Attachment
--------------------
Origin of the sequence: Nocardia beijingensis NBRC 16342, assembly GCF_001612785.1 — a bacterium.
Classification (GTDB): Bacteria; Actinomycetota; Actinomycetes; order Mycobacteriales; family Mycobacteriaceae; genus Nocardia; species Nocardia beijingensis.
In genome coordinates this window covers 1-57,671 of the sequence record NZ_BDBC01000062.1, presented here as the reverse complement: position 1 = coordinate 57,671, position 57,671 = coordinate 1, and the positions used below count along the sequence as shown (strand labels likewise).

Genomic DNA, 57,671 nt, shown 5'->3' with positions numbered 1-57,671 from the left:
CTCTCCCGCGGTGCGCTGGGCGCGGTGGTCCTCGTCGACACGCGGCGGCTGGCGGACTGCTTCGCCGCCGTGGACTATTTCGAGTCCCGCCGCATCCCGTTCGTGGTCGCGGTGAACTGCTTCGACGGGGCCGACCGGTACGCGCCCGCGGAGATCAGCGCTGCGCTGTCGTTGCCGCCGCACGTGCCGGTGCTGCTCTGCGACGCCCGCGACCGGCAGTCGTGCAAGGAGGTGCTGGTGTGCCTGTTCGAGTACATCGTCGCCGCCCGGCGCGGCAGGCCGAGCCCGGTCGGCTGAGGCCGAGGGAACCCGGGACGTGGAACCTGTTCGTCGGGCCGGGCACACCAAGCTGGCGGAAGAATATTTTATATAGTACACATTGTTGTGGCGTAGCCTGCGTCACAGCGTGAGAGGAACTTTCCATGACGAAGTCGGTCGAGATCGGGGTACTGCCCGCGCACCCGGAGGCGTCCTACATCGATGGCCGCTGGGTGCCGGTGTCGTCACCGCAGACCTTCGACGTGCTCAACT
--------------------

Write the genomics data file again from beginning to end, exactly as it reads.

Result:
Origin of the sequence: Nocardia beijingensis NBRC 16342, assembly GCF_001612785.1 — a bacterium.
Classification (GTDB): Bacteria; Actinomycetota; Actinomycetes; order Mycobacteriales; family Mycobacteriaceae; genus Nocardia; species Nocardia beijingensis.
In genome coordinates this window covers 1-57,671 of the sequence record NZ_BDBC01000062.1, presented here as the reverse complement: position 1 = coordinate 57,671, position 57,671 = coordinate 1, and the positions used below count along the sequence as shown (strand labels likewise).

Genomic DNA, 57,671 nt, shown 5'->3' with positions numbered 1-57,671 from the left:
CTCTCCCGCGGTGCGCTGGGCGCGGTGGTCCTCGTCGACACGCGGCGGCTGGCGGACTGCTTCGCCGCCGTGGACTATTTCGAGTCCCGCCGCATCCCGTTCGTGGTCGCGGTGAACTGCTTCGACGGGGCCGACCGGTACGCGCCCGCGGAGATCAGCGCTGCGCTGTCGTTGCCGCCGCACGTGCCGGTGCTGCTCTGCGACGCCCGCGACCGGCAGTCGTGCAAGGAGGTGCTGGTGTGCCTGTTCGAGTACATCGTCGCCGCCCGGCGCGGCAGGCCGAGCCCGGTCGGCTGAGGCCGAGGGAACCCGGGACGTGGAACCTGTTCGTCGGGCCGGGCACACCAAGCTGGCGGAAGAATATTTTATATAGTACACATTGTTGTGGCGTAGCCTGCGTCACAGCGTGAGAGGAACTTTCCATGACGAAGTCGGTCGAGATCGGGGTACTGCCCGCGCACCCGGAGGCGTCCTACATCGATGGCCGCTGGGTGCCGGTGTCGTCACCGCAGACCTTCGACGTGCTCAACT